For a long time, I thought that it hadn’t affected me. As men are often conditioned to do, I just buried the whole experience subconsciously and forgot about it. In retrospect now, I wish I hadn’t buried it. I wish I had processed it very specifically, and dealt with the feelings that ended up surfacing over the last 3 years. Perhaps I wouldn’t be the way I am now. Who knows.

The feeling and the fear resurfaced a couple of months ago while I was driving to pick up a friend. Almost the exact same situation happened. The road was different, the state and traffic were different, but the near crash was the same except I managed to brake hard enough to not hit. But as soon as I slid to a stop behind the car I almost hit, my hands were shaking, my eyes were twitching around the road, trying to determine if anyone had seen me. I couldn’t think, or talk, and I could only barely breath. I should have pulled over on the freeway and stood up, gotten some fresh air, and walked a bit. Instead I kept on with my drive and only gave my self a chance to actually regain my breath while I was waiting for my friend to arrive.

Now, I know the traditional definition of a panic attack and it doesn’t fit what happened to me, but I had some sort of anxiety episode there. Ever since (and I realized at this point, as mentioned before, that this had happened for the last couple of years randomly) I would occasionally get this tight feeling in my chest. I’ve actually felt this sensation for well over a decade, I just never knew what it was. I think a certain amount is healthy, but when it becomes a near daily occurrence, and it happens without any logical stimuli, there might be a problem.

I think the easiest way to describe it, is that there is hand that grips my emotional core (which is what I loosely call the center of my chest where I feel sadness, happiness, and other feelings) and just fucking tugs. Whenever I have this tight feeling, which I’ve come to learn is anxiety, it just feels like the hand is gripping very tightly, and pulling down and down and down.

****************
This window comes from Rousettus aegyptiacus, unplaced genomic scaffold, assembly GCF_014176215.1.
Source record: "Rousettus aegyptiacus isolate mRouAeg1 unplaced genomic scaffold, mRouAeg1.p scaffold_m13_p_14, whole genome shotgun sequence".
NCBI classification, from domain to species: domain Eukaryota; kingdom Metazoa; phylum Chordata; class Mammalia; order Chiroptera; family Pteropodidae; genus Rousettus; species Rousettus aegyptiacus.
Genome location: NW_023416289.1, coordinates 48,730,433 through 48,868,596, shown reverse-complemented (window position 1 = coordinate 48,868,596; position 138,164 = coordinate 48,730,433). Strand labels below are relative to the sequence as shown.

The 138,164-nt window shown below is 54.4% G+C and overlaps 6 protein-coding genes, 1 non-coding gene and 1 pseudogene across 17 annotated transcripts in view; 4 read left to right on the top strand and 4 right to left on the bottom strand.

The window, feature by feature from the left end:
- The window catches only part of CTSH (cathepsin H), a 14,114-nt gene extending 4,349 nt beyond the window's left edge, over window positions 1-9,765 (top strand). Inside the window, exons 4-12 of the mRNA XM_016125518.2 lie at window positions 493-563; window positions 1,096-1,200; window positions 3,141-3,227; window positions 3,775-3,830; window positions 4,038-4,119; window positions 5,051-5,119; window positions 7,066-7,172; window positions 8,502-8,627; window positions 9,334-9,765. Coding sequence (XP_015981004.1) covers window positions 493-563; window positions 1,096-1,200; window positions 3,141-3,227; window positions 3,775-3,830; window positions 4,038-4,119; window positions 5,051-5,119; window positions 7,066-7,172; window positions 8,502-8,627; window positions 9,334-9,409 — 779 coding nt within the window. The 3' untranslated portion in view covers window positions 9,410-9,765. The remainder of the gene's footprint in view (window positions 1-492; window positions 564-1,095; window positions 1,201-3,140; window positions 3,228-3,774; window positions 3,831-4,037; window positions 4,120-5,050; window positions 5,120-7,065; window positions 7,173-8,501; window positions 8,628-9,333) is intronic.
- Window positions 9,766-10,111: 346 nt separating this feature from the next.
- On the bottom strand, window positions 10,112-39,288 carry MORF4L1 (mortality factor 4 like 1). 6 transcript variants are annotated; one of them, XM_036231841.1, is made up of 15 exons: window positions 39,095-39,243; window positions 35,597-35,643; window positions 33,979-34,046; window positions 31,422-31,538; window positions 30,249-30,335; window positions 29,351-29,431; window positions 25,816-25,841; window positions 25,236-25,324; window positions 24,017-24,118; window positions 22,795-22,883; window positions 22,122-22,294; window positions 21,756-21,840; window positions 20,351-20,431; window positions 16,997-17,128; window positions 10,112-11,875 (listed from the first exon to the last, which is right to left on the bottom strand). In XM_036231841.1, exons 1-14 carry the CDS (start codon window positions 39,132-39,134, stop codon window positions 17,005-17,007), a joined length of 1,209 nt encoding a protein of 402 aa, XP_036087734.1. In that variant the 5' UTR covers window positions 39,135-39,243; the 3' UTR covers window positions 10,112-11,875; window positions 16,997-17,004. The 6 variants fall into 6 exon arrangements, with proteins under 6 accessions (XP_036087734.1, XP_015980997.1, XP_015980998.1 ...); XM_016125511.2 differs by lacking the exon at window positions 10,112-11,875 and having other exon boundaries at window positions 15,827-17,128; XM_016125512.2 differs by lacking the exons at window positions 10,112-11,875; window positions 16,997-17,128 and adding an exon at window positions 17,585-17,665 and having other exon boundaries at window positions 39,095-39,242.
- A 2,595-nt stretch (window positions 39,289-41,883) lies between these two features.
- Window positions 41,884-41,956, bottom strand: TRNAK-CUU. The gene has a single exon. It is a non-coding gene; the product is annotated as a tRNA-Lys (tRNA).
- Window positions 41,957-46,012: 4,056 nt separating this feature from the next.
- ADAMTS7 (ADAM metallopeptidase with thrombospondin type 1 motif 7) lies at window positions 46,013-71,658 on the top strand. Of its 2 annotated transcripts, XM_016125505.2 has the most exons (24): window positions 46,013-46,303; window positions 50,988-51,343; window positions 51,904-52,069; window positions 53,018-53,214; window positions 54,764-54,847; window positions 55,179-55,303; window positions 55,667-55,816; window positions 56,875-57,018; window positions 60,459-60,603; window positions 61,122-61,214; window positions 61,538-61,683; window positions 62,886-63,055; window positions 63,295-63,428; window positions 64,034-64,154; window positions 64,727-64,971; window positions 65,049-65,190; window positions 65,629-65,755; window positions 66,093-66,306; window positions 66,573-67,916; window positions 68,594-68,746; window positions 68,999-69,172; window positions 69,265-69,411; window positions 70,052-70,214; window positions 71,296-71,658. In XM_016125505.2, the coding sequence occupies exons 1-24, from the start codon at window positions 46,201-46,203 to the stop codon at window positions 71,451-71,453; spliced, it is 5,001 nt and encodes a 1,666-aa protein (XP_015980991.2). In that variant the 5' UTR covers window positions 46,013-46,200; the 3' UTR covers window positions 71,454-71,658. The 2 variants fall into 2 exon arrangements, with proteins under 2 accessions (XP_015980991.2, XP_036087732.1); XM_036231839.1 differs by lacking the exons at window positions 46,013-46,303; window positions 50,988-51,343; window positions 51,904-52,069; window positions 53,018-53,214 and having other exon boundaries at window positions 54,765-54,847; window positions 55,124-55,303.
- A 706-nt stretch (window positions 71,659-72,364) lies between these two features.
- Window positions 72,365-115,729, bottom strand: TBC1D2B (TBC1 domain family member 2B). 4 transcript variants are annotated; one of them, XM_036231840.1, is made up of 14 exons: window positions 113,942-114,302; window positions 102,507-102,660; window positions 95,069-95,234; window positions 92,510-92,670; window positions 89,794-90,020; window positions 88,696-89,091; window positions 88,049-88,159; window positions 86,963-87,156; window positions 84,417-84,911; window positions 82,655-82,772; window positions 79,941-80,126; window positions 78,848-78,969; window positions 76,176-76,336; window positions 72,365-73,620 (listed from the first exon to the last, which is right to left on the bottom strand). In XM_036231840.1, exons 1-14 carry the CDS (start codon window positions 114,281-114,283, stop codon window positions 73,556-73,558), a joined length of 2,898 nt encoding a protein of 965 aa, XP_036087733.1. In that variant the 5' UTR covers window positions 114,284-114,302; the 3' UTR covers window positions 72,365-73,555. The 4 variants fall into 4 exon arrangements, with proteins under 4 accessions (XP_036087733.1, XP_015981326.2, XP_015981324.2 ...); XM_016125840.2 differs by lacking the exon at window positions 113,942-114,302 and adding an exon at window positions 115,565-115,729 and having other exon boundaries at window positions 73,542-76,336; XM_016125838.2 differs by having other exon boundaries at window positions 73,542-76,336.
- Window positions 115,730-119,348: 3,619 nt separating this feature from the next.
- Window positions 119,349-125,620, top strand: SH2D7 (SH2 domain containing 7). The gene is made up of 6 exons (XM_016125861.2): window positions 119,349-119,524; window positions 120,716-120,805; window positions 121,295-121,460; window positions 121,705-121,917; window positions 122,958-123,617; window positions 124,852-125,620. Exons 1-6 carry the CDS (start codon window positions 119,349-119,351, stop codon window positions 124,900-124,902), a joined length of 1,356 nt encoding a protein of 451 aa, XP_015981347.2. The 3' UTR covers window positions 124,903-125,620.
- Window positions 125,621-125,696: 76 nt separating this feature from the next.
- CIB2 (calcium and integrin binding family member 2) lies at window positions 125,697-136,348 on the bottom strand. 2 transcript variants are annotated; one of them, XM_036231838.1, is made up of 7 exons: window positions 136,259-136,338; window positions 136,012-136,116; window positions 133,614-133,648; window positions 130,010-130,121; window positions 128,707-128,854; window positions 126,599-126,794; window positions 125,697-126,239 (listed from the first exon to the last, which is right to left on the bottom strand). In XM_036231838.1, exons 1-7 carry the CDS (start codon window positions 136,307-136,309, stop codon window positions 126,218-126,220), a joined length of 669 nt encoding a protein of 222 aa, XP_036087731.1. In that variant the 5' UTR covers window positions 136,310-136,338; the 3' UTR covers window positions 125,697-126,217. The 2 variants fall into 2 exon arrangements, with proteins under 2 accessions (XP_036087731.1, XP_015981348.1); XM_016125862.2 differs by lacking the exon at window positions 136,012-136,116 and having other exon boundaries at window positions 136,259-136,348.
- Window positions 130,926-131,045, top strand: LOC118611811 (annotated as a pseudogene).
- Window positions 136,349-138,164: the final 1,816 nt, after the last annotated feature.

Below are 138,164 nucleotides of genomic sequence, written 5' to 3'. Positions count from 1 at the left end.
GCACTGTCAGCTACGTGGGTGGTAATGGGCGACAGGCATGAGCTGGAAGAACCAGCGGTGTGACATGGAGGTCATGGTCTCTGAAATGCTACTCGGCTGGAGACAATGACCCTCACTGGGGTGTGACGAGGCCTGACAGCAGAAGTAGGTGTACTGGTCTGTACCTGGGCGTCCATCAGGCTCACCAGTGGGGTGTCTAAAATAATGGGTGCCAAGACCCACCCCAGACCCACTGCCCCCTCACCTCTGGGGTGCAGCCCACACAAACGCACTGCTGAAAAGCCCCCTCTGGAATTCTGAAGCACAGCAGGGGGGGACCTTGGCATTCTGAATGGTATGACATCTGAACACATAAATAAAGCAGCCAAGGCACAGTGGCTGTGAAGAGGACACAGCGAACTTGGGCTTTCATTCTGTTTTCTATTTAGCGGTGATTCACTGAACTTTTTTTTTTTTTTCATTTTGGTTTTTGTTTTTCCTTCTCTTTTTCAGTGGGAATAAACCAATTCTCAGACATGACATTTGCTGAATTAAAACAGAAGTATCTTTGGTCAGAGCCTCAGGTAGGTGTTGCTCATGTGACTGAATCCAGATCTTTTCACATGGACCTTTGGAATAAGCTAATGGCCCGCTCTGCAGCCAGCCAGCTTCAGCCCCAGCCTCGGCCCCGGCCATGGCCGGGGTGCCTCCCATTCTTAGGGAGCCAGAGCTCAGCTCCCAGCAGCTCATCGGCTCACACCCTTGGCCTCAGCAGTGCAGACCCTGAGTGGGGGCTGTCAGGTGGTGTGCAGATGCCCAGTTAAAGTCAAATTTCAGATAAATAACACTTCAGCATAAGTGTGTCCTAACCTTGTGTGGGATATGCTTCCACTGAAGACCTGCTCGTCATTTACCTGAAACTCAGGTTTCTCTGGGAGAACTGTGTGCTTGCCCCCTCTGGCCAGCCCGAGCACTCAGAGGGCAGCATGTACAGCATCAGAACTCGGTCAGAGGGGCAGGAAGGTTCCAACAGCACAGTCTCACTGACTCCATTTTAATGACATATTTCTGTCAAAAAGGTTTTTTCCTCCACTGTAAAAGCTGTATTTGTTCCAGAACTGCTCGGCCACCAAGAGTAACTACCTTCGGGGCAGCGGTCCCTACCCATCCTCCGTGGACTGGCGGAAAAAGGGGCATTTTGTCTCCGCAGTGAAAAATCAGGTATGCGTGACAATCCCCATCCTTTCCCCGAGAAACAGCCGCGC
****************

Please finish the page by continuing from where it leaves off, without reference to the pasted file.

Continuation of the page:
The feeling I get when I have a panic/anxiety episode (or whatever it is), is like the hand suddenly and abruptly yanking. If you imagine that someone’s emotional core connects physically to the top of your neck, there is only a limited amount of length that can be taut before it starts stretching past where it should be, kind of like a rope tied to a post. The abrupt yanks feel like pushing beyond the limit of what should be possible when pulling that short distance of tied rope.

Some days, there is no yanking and no feeling of the hand. Sometimes I can feel the hand but it’s not tugging or pulling, just idly hanging on as you would a leash attached to a calm dog.


If you have anxiety of any sort, or panic attacks, please share how and what you feel. I’m interested in how other people define the issue they have. For instance I’ve seen the description of depression as a dog that varies in size and follows you around, sitting on you sometimes.